Edinburgh review: Thus Spoke... (King's Hall)
A kind of philosophical cabaret from Quebecois director Étienne Lepage and choreographer Frédérick Gravel
You might call it a case of mind-body dualism. Devised by Quebecois director Étienne Lepage and choreographer Frédérick Gravel, Thus Spoke… swerves between language and dance. A kind of philosophical cabaret, it combines short philosophical riffs, almost intellectual stand-up sets, with bursts of choreographed and improvised dance. Body and brain vie for attention – but maybe that's what it means to be human.
The theatre is often a political space, rarely an outright philosophical one. Thus Spoke… is, and unapologetically so. Staged on a black floor and back-lit like a rock gig, it's a feast for the eyes and a workout for the brain. Sharp-thinking one moment, then sexy as hell. One woman wonders at the sheer scale of existence, whereby seven billion people means 70 billion fingers, then slides into a sexy shoulder-rolling number; her spine undulating, her ass rotating. A routine about the rights and wrongs of crowdfunding a presidential assassination – whether the ends every justify the means – trips into a dinky flapper dance to "Anything Goes".
All the way through, highbrow mingles with lowbrow, and body politics bumps into linguistic philosophy: Judith Butler meets Beyoncé, whip your AJ Ayer back and forth and so on. That pop aesthetic combines with an intellectual playfulness so that thinking we associate with academia land like it's headlining Glastonbury. Thus Spoke… makes its subject sexy. It animates ideas.
It's slyer than a simple clash of speech and dance, however. The four performers often talk in subtly physical terms – "for f**k's sake," one says. Elsewhere, their bodies do the talking through sign language. Stock phrases repeat like dance steps until they lose all meaning, while body language goes in the other direction, until a single look can say everything that needs saying. One routine grows out of a speech, as abstract gestures first attach themselves to words then leave them behind.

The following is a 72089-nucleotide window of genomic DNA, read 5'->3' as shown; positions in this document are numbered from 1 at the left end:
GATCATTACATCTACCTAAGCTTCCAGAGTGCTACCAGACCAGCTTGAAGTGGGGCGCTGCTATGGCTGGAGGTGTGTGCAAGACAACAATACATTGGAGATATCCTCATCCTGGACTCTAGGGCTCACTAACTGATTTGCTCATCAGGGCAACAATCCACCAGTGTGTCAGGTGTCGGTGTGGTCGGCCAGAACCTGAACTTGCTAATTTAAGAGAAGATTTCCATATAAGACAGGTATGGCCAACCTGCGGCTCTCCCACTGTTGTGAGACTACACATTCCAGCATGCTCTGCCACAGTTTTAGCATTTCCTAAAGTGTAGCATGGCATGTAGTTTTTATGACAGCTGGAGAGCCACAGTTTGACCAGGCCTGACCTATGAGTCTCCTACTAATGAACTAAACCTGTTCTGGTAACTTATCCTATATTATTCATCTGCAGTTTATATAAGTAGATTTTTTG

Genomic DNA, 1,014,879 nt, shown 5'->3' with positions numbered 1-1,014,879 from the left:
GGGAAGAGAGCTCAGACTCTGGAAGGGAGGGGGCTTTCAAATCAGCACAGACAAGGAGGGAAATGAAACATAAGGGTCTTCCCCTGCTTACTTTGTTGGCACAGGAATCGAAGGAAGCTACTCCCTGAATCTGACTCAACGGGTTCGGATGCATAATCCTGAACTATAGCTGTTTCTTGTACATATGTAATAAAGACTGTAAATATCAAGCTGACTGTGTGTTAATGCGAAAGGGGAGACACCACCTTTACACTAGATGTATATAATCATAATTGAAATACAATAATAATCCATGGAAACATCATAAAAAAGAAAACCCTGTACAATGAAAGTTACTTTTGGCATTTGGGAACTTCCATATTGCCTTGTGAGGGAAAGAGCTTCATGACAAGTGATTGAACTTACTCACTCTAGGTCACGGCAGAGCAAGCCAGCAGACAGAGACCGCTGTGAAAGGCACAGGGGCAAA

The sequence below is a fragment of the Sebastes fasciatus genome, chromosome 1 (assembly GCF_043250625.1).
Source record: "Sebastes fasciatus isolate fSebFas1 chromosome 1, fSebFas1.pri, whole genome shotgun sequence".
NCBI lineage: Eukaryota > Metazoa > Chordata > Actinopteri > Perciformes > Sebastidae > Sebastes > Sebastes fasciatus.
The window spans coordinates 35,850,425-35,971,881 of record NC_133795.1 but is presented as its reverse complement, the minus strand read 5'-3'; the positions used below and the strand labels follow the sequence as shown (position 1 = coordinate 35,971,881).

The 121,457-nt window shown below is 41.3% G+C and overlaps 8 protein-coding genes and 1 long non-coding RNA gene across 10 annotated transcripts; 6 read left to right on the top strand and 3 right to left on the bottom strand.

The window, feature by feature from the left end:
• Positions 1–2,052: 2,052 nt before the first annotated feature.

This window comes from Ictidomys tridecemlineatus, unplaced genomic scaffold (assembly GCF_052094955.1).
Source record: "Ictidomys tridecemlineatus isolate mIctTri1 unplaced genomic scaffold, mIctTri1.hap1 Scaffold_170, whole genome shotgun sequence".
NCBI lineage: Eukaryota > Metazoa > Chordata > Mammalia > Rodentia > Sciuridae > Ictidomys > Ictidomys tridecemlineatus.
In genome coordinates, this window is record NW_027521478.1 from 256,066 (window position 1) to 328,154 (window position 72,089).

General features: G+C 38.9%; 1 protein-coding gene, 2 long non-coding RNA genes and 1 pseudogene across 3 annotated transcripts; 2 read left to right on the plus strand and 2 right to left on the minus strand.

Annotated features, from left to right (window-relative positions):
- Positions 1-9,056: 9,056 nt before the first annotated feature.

What you see are two sets of signs, one often intruding on the other. Words change with gesture – a hand down the pants, say, or an aggressive stance – but language often seems a constraint. A thread of thought that tries to scratch the usual assumptions to find new ways of thinking is matched by another about new ways of moving. What if, one man suggests, we let the backs of our bodies lead?
What does it add up to, though? Well, less than the sum of its parts. With no overriding argument – if x and y then z – the show spins into the same ideas again and again, and rather than toying with new thoughts, it tends to illustrate old ones. It can be wilfully perplexing one moment, then unabashedly sexy the next. It's rare to see philosophy this embodied. Let's get metaphysical.
Thus Spoke… runs at CanadaHub, King's Hall until 27 August, 19.30.